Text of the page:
“Do not be evil” (literally, “Do not be malicious”) has been the informal motto of Google. Regarding corporate culture, this motto has become the central identity pillar of Google. In this regard, Larry Page wrote in 2004 that “By this phrase, which is our motto, we have tried to define precisely what being a beneficial force means – always doing the right thing, ethical.”
With the creation of Alphabet as Google’s parent company, this motto has become “Do the right thing,” which can be translated as “doing the right thing” or “choosing the right thing to do.” However, Google has kept its original expression “do not be malicious” until the last few weeks.
While digging into the Internet Machine 21 April 2018 archive, we can see the phrase in a previous code of conduct:
“Do not be malicious, Googlers generally apply these words to the way we serve our users, but “Do not be malicious” is more than just that, it’s about providing our users with unbiased access to information, focusing on their needs, giving them the best products and services we can, but It is also about doing the right thing more generally, for example by complying with the law, acting honorably and treating colleagues with courtesy and respect.
“The Google Code of Conduct is one of the ways to put” Do not be malicious “into practice. It is built around the recognition that everything we do as part of our work at Google will be, and should be, measured against the highest possible standards of ethical business conduct. We set the bar high for practical and ideal reasons: our commitment to the highest standards allows us to hire great people, create great products and attract loyal users. Trust and mutual respect between employees and users is the foundation of our success, and we must win them every day. “
However, the words “Do not be malicious” do not appear in the updated Code of Conduct, an update that seems to have taken place on April 5, 2018, and is present in the archives dated May 4, 2018.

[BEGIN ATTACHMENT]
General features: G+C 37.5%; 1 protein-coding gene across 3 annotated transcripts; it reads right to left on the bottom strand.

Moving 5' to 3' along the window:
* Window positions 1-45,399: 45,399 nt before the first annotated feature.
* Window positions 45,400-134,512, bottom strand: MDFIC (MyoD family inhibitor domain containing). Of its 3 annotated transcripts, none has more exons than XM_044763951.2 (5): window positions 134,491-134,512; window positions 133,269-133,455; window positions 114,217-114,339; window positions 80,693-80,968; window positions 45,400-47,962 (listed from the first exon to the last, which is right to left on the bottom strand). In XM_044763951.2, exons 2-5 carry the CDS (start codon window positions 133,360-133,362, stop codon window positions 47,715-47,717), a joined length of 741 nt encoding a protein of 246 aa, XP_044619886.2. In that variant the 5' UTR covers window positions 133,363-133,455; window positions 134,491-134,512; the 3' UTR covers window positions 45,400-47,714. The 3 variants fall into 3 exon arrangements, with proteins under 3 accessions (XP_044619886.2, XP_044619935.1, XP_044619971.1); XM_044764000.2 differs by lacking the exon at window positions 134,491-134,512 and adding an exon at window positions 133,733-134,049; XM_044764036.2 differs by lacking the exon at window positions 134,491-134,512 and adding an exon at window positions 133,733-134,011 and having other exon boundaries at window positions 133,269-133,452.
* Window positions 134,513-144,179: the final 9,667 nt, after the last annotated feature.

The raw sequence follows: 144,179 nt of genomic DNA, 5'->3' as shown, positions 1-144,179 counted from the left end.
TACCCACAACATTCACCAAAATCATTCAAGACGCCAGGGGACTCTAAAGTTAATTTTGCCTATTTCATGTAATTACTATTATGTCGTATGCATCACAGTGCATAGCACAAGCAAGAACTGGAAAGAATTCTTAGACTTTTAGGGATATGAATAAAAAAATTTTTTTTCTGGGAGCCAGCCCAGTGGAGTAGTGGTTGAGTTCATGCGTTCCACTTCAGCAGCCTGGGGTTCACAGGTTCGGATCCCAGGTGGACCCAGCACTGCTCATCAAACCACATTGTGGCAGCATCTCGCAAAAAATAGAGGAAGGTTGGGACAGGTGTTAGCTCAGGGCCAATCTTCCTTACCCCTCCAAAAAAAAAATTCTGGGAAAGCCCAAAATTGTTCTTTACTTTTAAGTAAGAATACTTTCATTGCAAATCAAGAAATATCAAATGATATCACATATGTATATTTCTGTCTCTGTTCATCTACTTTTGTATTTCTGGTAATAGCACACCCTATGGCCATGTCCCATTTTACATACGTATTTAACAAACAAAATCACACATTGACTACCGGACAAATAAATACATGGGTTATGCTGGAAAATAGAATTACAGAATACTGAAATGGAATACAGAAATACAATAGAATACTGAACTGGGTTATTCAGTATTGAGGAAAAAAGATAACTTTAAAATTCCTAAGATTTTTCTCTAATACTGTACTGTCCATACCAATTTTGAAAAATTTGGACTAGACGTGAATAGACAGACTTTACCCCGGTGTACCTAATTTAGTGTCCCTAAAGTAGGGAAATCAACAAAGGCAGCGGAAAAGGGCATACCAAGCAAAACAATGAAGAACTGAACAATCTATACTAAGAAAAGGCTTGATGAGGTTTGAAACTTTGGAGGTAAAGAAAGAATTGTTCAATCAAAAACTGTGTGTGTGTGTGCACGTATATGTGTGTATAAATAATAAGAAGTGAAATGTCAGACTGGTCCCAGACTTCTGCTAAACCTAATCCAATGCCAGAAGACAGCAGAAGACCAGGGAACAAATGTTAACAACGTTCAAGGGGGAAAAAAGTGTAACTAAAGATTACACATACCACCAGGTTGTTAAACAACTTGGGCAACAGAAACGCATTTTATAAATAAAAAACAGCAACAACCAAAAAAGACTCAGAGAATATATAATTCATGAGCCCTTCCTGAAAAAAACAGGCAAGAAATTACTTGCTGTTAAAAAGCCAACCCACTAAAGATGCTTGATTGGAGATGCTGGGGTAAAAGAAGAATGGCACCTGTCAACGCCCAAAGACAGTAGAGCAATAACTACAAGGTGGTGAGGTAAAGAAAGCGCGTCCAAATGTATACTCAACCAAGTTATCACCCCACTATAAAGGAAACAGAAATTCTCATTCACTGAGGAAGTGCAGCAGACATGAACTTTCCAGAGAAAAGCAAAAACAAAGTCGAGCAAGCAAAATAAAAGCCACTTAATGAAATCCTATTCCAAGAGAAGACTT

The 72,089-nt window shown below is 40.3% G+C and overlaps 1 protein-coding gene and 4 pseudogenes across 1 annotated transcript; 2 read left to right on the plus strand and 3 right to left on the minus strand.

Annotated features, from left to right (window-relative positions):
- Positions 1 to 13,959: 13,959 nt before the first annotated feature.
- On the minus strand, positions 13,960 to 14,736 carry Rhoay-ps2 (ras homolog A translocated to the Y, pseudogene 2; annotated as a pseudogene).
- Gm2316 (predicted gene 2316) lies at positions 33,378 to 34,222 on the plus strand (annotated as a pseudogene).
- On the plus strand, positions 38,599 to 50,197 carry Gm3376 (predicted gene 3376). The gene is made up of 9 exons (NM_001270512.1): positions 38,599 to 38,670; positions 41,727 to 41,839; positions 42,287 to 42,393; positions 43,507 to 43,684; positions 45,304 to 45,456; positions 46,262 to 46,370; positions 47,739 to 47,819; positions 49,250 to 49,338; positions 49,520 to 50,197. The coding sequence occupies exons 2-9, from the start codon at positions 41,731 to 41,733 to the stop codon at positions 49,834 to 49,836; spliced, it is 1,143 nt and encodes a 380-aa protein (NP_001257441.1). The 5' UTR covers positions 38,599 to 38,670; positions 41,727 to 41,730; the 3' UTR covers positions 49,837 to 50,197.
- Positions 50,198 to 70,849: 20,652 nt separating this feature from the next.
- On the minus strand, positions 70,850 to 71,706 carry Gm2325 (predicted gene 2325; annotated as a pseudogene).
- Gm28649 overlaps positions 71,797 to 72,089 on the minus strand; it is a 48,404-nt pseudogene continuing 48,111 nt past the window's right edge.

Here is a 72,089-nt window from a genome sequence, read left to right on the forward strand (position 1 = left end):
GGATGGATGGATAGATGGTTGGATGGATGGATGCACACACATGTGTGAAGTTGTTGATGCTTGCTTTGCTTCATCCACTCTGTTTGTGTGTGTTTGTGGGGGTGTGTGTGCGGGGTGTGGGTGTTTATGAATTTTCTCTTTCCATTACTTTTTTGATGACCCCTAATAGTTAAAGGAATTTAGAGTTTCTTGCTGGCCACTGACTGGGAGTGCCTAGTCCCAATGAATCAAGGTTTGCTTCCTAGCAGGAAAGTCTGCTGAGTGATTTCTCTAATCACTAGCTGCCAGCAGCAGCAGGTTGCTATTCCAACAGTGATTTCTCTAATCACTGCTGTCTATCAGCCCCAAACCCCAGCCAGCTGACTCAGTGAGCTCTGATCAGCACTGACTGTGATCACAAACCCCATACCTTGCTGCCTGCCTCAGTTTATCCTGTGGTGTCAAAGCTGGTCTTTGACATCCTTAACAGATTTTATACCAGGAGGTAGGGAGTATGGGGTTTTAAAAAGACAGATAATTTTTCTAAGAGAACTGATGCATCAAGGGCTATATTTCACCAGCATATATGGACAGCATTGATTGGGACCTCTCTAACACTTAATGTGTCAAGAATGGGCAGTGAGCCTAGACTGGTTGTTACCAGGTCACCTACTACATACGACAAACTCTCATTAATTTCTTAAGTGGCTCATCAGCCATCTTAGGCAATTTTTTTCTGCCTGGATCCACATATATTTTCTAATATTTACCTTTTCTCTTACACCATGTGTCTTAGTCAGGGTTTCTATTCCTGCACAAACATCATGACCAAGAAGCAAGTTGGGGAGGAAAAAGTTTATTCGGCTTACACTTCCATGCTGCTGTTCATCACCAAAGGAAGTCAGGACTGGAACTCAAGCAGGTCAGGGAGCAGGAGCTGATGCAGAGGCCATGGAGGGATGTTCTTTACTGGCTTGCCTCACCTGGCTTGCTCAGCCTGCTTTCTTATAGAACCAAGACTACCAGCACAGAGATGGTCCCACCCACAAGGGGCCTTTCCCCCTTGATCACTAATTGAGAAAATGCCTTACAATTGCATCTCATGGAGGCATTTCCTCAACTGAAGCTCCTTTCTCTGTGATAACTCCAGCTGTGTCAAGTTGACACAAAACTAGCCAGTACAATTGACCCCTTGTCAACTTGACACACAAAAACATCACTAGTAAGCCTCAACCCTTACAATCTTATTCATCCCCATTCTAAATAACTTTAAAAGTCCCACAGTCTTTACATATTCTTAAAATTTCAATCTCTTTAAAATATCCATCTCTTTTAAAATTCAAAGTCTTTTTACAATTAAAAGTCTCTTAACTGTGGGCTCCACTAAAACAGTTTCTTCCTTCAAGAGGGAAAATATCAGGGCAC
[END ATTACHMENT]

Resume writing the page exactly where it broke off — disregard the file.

“The Google Code of Conduct is one way to put Google’s values into practice. It is built around the recognition that everything we do as part of our work at Google will be, and should be, measured against the highest possible standards of ethical business conduct. We set the bar high for practical and ideal reasons: our commitment to the highest standards allows us to hire great people, create great products and attract loyal users. The respect of our users, of the opportunity and each other is the foundation of our success, and we must support them every day.
“Read the Google Code and Values, and respect both the spirit and the prescriptions while always keeping in mind that each of us has the personal responsibility to incorporate and encourage other Googlers to embrace the principles of the Code and values in our work. Moreover, if you have a question or think that one of your fellow Googlers or the company as a whole might be below our commitment, do not be silent. We want – and need – to hear from you.
All mentions of “do not be evil” have been removed except for one, relegated to the very last line of the long code of conduct that becomes “and remember, do not be evil.”
Such a change could indicate that this currency is not as valuable to Google as it was before.
Changes in the middle of a crisis This change comes as several Google engineers have slammed the doors of the company because of the Maven project. The latter aims to improve the operations of drones by using image recognition technologies. According to the Pentagon, the initial goal is to provide the army with advanced computer vision, allowing automatic detection and identification of objects (classified in no less than 38 categories) captured by a drone’s camera. The project, therefore, aims to track specific targets more easily.
Since March 2018, the management team of Google manages correspondence of protests of both its staff and organizations for the defense of freedoms on the Internet. 3100 employees (minimum) of the firm expressed their support for its withdrawal from this project called Maven. As a follow-up, the Electronic Frontier Foundation (EFF) has generally called on technology companies to extricate themselves from collaborations of the same kind.
“We are asking for the Maven project to be canceled and for Google to prepare, publish and introduce rules that state that the company and its subcontractors will never be involved in the construction of war material,” employees said in Sundar Pichai.
Only, the reference to a publication (published in July 2017) of the Department of Defense (DoD) of the United States, it is about “win wars based on algorithms and artificial intelligence. Later in the DoD paper, a colonel in the US Army recalls that “we [the US] are in the race for autonomous weapons. “Hard under such conditions not to see a perverted use of Google’s AI, including, to excel in targeted strikes. In this regard, the giant Tech. Once again cleared that the construction of this technology to help the US government in military surveillance – with potentially fatal results – is not acceptable, but it can not outsource the moral responsibility of its technologies to some thirds.